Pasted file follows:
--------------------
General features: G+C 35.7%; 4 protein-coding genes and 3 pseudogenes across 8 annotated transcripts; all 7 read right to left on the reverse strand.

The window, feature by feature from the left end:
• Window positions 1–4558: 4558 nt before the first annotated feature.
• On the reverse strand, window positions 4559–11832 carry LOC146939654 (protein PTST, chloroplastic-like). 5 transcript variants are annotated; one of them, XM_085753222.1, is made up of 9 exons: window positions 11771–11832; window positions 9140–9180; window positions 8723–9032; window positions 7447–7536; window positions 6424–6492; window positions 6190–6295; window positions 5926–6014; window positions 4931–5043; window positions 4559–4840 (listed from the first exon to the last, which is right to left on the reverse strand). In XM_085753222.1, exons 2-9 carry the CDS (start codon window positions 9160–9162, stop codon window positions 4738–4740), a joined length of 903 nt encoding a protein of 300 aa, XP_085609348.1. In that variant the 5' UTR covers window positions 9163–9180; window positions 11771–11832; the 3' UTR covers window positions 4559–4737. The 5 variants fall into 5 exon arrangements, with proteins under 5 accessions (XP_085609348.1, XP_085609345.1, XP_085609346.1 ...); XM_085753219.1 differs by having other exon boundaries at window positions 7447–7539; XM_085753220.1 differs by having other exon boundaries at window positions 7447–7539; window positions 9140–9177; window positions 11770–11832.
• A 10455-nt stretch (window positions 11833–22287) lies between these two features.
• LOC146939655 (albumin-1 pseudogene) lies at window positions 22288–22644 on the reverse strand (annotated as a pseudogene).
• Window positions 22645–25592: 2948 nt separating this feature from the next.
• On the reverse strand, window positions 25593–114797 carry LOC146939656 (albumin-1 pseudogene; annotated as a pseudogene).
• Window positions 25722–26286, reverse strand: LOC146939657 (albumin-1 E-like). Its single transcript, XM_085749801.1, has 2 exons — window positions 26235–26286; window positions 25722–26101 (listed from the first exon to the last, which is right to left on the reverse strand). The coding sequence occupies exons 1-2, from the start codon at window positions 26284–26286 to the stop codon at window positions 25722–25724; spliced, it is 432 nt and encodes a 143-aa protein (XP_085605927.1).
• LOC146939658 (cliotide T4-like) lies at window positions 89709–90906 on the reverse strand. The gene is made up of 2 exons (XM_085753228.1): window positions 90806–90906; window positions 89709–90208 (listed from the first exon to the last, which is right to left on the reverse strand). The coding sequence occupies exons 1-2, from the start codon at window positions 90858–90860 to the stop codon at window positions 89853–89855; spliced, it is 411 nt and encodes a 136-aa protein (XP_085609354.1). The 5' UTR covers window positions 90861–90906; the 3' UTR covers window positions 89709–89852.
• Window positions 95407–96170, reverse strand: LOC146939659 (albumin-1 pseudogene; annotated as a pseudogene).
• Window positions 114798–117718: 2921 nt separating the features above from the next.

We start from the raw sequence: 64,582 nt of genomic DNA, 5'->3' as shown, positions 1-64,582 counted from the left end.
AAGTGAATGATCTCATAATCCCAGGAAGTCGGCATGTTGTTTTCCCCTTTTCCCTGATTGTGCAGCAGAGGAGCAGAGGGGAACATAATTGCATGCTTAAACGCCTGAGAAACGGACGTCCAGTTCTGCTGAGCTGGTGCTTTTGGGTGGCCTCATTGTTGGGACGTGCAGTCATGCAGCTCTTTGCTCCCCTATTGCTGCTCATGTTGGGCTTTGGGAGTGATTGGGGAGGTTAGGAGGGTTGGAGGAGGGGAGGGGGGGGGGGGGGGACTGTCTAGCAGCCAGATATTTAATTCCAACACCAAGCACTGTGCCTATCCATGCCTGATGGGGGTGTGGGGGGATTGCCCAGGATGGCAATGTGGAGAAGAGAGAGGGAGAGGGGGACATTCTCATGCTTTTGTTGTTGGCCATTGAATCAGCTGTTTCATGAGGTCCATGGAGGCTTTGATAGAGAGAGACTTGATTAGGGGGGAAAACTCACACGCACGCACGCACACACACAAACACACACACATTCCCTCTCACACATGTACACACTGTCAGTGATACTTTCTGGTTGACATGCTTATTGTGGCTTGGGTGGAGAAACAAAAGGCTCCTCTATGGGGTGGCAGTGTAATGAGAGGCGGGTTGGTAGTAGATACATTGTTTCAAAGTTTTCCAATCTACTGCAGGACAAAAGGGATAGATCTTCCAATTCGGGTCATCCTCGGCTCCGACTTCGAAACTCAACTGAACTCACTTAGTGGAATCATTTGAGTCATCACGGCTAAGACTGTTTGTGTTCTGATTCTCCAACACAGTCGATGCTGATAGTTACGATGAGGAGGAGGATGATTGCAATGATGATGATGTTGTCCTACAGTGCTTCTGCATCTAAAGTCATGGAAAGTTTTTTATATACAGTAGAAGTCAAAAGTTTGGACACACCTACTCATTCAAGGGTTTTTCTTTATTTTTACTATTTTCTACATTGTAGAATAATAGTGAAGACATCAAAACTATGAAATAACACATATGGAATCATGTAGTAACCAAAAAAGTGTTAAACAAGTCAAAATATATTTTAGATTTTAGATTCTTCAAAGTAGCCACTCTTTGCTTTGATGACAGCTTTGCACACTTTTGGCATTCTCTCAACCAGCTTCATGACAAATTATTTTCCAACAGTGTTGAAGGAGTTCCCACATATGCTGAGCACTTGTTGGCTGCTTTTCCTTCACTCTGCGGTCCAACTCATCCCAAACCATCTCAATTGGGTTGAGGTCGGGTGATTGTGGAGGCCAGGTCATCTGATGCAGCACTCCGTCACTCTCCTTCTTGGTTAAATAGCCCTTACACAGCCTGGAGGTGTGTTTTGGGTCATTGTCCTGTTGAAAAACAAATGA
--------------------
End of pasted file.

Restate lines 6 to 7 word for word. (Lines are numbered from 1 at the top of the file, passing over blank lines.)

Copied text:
• LOC146939655 (albumin-1 pseudogene) lies at window positions 22288–22644 on the reverse strand (annotated as a pseudogene).
• Window positions 22645–25592: 2948 nt separating this feature from the next.